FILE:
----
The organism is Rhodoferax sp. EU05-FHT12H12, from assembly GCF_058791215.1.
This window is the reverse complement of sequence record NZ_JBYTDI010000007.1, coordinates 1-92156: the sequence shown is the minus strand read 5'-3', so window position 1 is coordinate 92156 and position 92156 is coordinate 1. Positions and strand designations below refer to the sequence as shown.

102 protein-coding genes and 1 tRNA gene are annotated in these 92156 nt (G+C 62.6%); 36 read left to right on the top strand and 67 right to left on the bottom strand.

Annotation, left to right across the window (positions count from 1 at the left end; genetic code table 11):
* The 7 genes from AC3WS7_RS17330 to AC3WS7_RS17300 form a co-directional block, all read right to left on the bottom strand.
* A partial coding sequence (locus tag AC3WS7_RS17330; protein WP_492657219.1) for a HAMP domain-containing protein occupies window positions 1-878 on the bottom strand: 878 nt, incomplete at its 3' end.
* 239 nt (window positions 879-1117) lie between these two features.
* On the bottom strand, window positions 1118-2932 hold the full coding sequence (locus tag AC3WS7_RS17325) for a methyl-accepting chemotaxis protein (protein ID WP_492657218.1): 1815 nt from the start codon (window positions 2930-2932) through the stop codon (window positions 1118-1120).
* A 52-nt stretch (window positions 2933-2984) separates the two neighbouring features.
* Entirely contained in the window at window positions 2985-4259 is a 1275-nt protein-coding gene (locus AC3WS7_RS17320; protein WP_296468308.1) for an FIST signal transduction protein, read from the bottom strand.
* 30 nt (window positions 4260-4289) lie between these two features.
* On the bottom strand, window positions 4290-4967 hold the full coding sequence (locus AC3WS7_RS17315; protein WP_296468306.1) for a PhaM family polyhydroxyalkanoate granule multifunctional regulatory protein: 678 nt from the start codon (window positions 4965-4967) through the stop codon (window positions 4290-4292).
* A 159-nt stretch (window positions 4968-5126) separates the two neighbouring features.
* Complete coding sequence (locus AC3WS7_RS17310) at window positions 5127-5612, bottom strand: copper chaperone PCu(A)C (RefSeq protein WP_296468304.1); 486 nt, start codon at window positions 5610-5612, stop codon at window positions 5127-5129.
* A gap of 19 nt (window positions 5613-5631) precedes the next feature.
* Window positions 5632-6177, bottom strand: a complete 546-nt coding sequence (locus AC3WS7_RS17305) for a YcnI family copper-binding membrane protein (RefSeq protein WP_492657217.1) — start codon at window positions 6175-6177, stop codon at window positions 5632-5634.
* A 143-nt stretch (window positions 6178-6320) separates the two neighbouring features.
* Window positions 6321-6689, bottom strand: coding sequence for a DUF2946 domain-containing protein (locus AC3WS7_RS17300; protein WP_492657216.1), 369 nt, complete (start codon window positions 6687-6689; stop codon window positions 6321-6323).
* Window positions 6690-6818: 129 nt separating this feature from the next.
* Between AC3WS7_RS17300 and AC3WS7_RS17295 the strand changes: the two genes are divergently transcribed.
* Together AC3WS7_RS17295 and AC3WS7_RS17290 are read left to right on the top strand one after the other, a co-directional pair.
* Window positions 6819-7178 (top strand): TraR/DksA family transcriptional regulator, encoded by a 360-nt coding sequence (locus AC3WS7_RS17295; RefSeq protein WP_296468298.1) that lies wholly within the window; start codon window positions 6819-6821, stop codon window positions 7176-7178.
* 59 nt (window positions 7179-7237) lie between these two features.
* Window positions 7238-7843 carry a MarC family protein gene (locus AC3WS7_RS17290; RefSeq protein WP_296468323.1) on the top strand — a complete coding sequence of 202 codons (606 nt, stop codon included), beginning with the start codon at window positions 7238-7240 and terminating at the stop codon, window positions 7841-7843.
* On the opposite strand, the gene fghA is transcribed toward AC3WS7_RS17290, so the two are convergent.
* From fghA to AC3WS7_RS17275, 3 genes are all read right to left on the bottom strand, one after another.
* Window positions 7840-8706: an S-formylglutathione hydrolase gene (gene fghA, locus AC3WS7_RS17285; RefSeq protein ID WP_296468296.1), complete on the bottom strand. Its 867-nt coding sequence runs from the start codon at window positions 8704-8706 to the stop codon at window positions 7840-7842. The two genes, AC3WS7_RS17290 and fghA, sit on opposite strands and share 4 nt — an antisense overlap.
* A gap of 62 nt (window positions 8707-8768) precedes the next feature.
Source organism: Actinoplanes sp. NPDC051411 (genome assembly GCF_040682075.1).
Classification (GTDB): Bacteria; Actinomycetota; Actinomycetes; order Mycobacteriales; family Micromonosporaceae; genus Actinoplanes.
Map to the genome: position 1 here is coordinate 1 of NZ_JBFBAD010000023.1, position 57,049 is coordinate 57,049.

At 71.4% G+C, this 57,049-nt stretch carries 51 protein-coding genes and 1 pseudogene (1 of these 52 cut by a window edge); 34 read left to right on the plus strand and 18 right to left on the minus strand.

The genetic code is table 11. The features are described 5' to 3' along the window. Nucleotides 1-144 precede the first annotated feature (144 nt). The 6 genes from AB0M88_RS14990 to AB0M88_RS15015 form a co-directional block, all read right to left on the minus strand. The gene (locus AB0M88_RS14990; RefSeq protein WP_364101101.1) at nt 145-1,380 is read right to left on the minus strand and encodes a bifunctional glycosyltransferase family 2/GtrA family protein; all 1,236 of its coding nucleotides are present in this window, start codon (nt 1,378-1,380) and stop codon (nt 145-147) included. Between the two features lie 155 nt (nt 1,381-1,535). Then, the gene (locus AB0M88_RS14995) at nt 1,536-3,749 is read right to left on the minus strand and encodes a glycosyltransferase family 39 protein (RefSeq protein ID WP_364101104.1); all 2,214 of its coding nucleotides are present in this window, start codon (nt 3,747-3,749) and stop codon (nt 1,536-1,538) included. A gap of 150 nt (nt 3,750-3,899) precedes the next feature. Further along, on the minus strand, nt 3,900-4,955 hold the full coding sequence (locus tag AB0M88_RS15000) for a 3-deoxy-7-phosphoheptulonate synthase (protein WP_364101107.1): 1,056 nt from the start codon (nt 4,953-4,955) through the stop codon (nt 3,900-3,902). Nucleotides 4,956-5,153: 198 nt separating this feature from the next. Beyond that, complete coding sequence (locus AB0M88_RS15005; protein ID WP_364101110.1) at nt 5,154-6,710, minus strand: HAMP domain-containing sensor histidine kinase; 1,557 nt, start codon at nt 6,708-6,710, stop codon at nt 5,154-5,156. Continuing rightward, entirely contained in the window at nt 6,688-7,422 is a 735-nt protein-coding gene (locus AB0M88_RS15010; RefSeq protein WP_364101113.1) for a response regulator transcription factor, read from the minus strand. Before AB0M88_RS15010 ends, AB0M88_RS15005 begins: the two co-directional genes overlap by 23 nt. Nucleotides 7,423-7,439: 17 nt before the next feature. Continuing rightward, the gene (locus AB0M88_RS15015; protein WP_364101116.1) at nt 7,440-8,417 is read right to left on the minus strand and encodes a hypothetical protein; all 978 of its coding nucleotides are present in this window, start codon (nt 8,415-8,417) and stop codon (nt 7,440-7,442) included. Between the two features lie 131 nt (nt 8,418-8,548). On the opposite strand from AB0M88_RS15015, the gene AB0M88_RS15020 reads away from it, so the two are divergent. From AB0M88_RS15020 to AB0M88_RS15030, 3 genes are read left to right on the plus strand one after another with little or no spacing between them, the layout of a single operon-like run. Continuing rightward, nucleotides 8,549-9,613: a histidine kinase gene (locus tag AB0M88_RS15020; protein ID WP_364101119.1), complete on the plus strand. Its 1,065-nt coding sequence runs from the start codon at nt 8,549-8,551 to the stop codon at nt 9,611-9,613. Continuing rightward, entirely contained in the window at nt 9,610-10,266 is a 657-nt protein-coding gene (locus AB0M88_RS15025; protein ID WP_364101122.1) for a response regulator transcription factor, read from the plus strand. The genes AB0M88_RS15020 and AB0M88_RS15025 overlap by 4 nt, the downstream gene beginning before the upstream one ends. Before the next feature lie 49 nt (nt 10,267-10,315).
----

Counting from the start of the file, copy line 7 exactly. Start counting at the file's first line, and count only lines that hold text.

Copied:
* 239 nt (window positions 879-1117) lie between these two features.